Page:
Fighting Lies

 I've written about my homeowner's insurance issues in previous posts, but I haven't really given the full story.  That's what I intend to do here.  Maybe what I write can help someone else going through this BS or at least let them know that they are NOT alone...because I'm pretty sure the tale I'm about to tell is not unique to me.

My story starts with death.  My mother died in July 2022 and left me the house with the understanding that my dad would live there for as long as he liked/lived.  I never changed the name of the deed (it felt kind of weird) and my dad had always paid for the insurance on the house (homeowners and flood).  After my dad died in July of 2023, I HAD to have the name on the deed changed to mine.  (Which meant I had to go see my parent's lawyer and pay some bucks.)  This took a little bit of time.  (When someone dies there's a LOT of work to be done...I'm STILL not finished and I've tried to be diligent, but some things have to's just too much and overwhelming.)  All while this was happening, the insurance on the house was still good and under my parents.

BEFORE I even got the new deed, I got letter from the agent that my father used saying they were moving to a new office location.  Being the good person that I am, I called and said that my father had died and that the house would now be in my name.  Thus started the craziness.  (Please note that this was NOT the agent's fault.)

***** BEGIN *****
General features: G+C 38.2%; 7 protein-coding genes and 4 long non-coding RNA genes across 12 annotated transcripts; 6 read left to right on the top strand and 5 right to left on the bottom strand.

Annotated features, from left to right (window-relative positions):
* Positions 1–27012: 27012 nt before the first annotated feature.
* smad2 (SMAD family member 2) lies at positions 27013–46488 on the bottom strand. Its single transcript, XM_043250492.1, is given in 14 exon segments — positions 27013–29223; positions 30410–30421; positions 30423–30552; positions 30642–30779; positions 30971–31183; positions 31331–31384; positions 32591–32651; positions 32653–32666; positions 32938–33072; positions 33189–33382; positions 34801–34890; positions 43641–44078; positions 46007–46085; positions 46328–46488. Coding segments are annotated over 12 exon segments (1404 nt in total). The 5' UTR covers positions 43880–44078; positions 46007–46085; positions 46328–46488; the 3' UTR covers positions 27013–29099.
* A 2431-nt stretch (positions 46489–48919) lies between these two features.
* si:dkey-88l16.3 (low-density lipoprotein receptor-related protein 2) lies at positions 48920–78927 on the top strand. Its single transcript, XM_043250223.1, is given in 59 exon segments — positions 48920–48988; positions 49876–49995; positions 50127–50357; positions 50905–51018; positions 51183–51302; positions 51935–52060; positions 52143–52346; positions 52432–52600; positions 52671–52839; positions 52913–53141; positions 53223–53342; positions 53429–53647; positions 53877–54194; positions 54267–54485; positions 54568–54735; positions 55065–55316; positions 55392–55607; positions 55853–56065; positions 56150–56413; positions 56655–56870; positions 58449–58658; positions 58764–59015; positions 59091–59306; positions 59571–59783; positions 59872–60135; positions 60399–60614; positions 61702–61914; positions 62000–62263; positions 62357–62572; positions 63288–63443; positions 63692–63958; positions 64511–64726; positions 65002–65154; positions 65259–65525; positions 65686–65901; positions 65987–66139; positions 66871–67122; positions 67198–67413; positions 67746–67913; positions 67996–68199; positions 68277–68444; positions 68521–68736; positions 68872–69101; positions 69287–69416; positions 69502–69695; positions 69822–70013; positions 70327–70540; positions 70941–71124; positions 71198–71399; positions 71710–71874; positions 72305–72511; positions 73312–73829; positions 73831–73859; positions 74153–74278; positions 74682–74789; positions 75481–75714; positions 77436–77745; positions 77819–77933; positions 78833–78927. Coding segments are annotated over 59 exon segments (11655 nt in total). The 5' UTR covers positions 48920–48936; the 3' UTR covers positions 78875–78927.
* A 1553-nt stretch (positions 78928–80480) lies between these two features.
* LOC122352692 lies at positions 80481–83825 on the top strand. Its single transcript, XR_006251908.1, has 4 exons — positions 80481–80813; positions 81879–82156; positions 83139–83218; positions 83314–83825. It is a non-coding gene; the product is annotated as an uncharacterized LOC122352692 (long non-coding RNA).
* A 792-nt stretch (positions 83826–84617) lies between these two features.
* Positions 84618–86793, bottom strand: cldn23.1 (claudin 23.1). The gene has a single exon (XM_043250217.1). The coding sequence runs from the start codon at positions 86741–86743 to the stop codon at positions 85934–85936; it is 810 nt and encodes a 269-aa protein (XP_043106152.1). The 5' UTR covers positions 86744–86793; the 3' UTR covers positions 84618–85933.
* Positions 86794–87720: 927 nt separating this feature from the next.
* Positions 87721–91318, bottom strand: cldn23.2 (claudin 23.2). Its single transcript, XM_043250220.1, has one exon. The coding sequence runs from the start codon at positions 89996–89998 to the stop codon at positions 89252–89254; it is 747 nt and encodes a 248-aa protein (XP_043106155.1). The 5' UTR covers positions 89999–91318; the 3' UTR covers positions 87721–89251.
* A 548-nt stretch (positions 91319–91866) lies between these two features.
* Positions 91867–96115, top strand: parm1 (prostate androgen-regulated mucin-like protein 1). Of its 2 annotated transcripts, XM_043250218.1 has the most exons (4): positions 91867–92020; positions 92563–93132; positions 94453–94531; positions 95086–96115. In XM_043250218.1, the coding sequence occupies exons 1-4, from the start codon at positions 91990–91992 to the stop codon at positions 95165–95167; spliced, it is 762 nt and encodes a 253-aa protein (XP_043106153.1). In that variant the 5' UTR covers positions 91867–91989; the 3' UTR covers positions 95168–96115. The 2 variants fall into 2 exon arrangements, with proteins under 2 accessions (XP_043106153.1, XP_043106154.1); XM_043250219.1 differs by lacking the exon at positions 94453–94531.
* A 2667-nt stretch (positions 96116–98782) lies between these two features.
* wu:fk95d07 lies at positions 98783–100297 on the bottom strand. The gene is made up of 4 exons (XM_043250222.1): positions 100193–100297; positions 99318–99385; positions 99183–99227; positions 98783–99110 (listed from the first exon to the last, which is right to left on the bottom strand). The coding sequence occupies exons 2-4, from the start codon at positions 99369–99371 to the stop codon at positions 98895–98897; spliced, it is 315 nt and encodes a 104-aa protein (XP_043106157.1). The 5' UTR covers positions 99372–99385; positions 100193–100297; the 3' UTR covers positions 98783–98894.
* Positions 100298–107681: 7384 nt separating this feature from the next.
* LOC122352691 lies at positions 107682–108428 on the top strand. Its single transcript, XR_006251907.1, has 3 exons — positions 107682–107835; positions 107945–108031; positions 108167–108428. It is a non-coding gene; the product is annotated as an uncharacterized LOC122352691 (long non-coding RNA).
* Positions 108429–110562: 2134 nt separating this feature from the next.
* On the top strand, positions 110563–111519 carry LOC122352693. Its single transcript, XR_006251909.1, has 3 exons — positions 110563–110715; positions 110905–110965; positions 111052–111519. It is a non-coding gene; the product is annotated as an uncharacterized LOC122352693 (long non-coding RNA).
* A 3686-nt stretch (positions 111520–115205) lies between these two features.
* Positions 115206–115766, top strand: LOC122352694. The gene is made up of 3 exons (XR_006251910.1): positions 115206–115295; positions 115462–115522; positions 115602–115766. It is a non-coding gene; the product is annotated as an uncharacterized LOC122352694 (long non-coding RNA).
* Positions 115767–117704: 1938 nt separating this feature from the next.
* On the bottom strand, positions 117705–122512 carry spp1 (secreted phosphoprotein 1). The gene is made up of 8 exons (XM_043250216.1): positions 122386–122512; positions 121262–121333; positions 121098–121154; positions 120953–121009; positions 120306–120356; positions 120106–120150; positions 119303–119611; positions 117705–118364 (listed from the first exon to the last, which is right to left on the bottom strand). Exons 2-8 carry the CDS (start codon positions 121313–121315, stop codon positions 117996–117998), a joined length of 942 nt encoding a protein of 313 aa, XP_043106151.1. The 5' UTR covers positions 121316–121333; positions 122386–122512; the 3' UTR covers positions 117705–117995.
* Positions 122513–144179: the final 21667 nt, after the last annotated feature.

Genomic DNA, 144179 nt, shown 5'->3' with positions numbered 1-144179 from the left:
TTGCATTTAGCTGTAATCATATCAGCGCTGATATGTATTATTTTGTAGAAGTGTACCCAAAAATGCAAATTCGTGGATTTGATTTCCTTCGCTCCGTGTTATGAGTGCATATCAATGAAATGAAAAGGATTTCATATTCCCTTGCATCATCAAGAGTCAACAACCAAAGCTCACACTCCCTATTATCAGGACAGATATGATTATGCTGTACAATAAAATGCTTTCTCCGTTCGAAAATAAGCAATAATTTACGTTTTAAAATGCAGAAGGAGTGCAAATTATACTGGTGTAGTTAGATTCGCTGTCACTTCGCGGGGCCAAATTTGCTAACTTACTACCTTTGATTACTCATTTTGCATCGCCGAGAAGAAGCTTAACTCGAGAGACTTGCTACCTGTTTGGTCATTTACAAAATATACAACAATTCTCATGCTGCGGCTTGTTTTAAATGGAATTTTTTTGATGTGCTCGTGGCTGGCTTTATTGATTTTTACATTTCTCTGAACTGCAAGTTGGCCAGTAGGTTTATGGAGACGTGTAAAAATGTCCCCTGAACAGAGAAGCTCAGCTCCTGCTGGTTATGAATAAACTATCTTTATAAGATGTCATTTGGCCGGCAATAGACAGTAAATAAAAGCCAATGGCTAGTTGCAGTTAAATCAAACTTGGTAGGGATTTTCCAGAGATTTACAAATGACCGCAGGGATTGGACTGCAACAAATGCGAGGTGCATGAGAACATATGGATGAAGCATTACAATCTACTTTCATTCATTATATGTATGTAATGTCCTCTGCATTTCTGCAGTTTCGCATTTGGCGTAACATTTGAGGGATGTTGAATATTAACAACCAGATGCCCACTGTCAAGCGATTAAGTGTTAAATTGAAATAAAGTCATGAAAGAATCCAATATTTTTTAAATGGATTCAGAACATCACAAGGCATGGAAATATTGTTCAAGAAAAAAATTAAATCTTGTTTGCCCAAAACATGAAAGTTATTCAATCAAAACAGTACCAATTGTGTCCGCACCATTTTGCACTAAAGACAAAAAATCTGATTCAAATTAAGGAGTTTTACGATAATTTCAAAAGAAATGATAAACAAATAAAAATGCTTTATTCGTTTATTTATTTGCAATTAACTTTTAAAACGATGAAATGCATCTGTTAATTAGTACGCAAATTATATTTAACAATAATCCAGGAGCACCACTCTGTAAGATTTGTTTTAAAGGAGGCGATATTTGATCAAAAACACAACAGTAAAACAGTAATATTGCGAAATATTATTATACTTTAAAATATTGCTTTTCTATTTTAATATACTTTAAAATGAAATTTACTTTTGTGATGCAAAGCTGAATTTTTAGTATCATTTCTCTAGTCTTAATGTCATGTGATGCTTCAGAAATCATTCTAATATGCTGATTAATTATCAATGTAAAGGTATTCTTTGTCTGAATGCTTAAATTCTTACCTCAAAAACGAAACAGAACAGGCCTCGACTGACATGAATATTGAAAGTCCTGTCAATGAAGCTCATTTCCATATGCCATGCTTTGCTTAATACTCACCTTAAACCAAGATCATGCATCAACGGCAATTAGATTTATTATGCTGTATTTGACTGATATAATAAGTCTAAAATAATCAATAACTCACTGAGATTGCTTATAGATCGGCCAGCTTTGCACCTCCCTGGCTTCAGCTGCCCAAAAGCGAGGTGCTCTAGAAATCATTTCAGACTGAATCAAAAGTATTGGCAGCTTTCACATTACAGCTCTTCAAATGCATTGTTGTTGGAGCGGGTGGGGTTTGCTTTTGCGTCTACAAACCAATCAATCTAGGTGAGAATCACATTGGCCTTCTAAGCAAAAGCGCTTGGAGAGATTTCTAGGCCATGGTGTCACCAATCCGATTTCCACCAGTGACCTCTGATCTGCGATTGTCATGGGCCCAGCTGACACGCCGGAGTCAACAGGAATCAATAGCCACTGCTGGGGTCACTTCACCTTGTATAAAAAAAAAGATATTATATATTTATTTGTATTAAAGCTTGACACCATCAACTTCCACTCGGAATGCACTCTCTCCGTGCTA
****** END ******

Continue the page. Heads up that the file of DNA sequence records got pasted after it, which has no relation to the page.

The minute the house was in my name, I'd need insurance.  (Forget about what already existed.)  The agent asked me a bunch of questions about the house and I did my best to answer them.  Things like when appliances were replaced, heating system info, etc.  All of which I knew had to have been fixed/replaced after SuperStorm Sandy in 2012.  (We're coming up on the 11th "anniversary" at the end of the week...something else that makes me stress out.)  Pretty much everything had to be replaced/repaired/redone in 2013 and I KNOW that it was mostly completed by the end of May.  All seemed pretty good.

As soon as I knew the deed had been transferred (even before I had it in my hands), I let the agent know.  She had paperwork that I had to sign electronically, which I did immediately.  When the bills (one for homeowners, one for flood), I immediately paid.  Insurance is NOT cheap (we all know that), but it is needed and I always try to be diligent in paying not just this but ALL bills that come my way.  I was paid up and I was covered.  All SEEMED good.

AFTER the fact, the company associated with the homeowner's policy (I will refrain from posting their name for now), wanted to an inspector to come by and take some photos.  I was fine with that and set up an appointment for the first Friday in October.  The "kid" (because he was young) came on time, took photos in the house (each room with under the sink photos for each room with a sink as well as the tankless hot water heater and the furnace, which is in the attic.)  It was all done quickly; less than 1/2 an hour (and that includes the time he took setting his phone on a large "selfie stick" to get roof photos.)

A week later, I get an email from the agent which in part said: